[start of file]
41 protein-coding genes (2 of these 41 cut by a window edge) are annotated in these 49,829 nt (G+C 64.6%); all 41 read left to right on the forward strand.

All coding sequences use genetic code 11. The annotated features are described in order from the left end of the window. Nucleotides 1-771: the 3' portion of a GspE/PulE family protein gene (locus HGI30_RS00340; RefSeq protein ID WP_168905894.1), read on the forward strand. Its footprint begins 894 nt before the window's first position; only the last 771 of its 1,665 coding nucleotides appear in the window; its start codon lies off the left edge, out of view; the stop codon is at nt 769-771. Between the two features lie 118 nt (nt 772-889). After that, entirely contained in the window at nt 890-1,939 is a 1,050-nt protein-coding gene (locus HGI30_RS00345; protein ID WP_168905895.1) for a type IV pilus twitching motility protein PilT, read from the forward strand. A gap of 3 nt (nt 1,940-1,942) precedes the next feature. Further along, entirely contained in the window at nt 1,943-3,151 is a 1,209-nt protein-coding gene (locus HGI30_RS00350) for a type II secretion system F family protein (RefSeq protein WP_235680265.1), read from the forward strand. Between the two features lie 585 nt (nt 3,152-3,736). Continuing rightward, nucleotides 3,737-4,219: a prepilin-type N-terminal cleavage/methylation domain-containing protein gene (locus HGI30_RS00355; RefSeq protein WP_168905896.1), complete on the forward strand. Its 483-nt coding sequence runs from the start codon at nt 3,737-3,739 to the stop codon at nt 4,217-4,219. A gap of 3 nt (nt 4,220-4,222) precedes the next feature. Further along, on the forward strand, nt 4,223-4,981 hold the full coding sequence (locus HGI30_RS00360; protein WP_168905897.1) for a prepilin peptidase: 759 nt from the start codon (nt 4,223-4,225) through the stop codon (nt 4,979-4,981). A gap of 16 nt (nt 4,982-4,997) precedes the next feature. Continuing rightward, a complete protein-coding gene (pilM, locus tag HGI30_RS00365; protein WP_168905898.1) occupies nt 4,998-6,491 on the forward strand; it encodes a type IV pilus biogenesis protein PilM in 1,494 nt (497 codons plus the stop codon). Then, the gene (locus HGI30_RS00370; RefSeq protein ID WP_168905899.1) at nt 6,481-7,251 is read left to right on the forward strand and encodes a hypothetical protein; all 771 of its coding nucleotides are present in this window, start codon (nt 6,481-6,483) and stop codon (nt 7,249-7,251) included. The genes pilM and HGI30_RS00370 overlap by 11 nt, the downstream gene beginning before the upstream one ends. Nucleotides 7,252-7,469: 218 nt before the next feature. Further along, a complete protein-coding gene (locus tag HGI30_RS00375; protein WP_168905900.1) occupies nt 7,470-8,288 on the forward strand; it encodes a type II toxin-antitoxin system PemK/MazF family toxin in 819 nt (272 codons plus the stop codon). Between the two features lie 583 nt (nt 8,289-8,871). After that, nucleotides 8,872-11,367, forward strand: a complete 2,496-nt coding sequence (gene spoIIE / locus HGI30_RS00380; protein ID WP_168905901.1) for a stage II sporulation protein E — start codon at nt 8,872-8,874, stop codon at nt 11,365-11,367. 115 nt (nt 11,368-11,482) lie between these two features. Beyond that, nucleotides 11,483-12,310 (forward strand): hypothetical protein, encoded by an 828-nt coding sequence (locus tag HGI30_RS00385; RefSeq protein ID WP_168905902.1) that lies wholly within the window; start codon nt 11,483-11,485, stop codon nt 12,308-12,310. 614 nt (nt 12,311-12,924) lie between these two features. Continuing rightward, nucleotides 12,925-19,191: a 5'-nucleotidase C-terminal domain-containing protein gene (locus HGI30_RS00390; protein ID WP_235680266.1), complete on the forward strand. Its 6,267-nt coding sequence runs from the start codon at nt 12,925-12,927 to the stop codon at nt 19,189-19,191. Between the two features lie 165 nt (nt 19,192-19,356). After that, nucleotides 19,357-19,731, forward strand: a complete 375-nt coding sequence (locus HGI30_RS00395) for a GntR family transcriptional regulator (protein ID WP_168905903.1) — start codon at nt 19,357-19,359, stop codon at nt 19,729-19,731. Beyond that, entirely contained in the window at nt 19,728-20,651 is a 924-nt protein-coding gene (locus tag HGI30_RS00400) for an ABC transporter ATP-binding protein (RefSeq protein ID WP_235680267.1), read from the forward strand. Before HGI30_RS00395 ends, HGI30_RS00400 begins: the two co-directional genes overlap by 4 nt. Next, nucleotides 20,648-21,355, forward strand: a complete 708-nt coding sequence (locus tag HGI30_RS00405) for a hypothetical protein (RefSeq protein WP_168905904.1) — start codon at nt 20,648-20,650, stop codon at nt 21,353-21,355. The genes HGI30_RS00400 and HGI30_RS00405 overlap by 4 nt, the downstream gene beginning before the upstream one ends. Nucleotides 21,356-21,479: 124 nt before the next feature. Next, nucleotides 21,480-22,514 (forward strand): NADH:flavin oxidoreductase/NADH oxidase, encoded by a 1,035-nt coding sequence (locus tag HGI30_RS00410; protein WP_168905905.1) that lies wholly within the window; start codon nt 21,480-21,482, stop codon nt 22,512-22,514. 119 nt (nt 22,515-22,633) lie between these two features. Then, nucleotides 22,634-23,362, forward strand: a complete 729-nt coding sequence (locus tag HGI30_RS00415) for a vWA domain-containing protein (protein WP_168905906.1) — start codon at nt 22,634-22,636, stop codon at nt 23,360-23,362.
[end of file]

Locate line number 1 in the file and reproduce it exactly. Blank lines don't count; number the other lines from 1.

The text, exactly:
41 protein-coding genes (2 of these 41 cut by a window edge) are annotated in these 49,829 nt (G+C 64.6%); all 41 read left to right on the forward strand.